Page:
Wet Heat

Comedy Jan 14, 2011 No comments

Another film from talent vacuum Chris Siever featuring his ever inventive, witty and watchable character of Teenape.

Release Date: 20 May 2008 (USA)

Director: Chris Seaver

Writer: Chris Seaver

Cast: Casey Bowker, Billy Garberina, Kurt Indovina, Jesse Ames, Meredith Host

Country: USA

Language: English

Too harsh an opening sentence? Oh alright then. Having been badly burned viewing another of Siever’s epics, I approached this with caution and a pair of industrial robot arms and must admit that while hardly a classic in my eyes, it was more watchable than some of his other work.

The plot concerns the kidnapping of La Femme De La Douche (Oh the hilarity) and the governments attempts to rescue her. Teenape, who at the start of the film ends up in jail, is brought out and sent off to get her back. I’m not sure personally how these people got elected but what do I know about politics. With his freedom granted to him if he succeeds, teenape sets off into a sort of adventure that appears to mainly be there to spoof the movie “Escape From New York” and if that is the case, it actually does it rather well on some occasions. The dialogue, although loaded with the usual repetitive innuendo, does actually have some sparkling none liners in it this time which raised a smile.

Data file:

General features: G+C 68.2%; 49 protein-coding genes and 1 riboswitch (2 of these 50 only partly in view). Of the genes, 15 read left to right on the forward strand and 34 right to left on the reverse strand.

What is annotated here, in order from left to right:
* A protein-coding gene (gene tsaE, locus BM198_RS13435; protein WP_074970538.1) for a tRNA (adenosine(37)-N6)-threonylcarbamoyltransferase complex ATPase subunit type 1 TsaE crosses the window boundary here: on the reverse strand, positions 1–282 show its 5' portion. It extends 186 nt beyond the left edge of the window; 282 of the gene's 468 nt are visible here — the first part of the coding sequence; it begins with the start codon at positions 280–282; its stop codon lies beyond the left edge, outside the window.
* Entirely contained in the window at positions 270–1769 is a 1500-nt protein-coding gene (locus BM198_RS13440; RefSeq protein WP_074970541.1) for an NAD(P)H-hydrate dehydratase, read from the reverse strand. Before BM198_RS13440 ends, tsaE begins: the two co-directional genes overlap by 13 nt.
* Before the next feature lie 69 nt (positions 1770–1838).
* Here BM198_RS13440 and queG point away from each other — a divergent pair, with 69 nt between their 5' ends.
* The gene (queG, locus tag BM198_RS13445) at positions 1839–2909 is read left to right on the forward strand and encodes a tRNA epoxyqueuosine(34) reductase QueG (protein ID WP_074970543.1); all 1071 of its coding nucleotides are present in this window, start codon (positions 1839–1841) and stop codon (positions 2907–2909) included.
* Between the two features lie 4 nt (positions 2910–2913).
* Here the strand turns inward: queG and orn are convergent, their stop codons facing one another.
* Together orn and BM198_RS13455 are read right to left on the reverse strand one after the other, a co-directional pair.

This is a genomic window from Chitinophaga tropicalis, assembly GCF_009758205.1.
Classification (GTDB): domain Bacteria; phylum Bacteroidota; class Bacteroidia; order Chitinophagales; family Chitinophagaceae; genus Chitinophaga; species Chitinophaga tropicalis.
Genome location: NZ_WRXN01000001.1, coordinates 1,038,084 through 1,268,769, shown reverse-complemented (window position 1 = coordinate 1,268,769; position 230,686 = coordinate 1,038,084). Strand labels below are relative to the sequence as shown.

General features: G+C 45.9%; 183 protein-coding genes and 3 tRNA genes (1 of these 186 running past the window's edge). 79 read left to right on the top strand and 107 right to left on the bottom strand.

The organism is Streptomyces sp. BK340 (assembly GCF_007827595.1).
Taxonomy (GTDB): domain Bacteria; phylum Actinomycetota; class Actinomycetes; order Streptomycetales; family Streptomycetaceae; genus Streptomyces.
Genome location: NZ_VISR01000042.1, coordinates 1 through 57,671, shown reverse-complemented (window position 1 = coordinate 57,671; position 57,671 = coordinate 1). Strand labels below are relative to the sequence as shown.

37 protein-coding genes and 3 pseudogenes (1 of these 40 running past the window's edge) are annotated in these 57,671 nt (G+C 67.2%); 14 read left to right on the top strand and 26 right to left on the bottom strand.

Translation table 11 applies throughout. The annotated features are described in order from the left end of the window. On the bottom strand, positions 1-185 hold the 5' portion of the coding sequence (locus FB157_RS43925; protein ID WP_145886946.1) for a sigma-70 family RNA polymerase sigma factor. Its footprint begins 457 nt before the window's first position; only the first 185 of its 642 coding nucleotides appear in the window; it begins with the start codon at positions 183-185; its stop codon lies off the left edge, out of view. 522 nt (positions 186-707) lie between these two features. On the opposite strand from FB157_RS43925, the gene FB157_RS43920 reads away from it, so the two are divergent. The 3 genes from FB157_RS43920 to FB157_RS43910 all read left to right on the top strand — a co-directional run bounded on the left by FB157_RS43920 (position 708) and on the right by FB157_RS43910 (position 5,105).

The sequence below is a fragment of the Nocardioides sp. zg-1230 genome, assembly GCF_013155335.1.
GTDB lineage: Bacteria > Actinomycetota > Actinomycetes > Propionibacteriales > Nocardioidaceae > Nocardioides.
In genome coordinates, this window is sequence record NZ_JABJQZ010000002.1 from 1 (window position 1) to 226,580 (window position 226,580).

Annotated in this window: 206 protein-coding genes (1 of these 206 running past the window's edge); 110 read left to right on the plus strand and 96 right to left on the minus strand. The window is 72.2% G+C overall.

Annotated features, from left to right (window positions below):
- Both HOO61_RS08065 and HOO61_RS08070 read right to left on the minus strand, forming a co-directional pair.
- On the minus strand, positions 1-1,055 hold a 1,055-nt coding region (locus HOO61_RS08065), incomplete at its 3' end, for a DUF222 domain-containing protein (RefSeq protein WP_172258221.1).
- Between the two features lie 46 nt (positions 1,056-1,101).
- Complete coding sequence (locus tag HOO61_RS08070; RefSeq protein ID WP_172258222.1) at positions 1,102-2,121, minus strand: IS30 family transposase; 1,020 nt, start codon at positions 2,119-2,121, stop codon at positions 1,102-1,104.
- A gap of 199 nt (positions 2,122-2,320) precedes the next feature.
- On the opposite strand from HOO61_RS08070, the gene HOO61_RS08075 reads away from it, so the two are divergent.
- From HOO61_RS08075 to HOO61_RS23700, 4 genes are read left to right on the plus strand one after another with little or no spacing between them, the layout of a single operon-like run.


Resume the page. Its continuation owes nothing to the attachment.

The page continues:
Siever has upped the ante with his performers this time too and again while none of them are aver going to win an Oscar, or indeed a serious acting career, they are at least competent enough to speak the right words in vaguely the right direction, all of which helps in the suspension of disbelief….nah, okay, there’s no chance of suspending your disbelief for a second in this movie but then it doesn’t expect you to, any more than the other movies in the Troma genre. And as with most of that genre, it’s always good to see that there is a thriving alternative to the Hollywood mega budgeted epic.

Don’t expect groundbreaking special effects of breathtaking production values , this is a movie which is made on a micro budget and as usual it shows. Still, it’s a much better attempt than any of Siever’s previous works and does show that he seems to be learning as he goes along. It would be interesting to see what he could do with a proper budget and maybe a script editor, but for the time being this is as good as he is likely to get. Worth a watch, it’s a diverting enough film, though hardly a laugh a minute.

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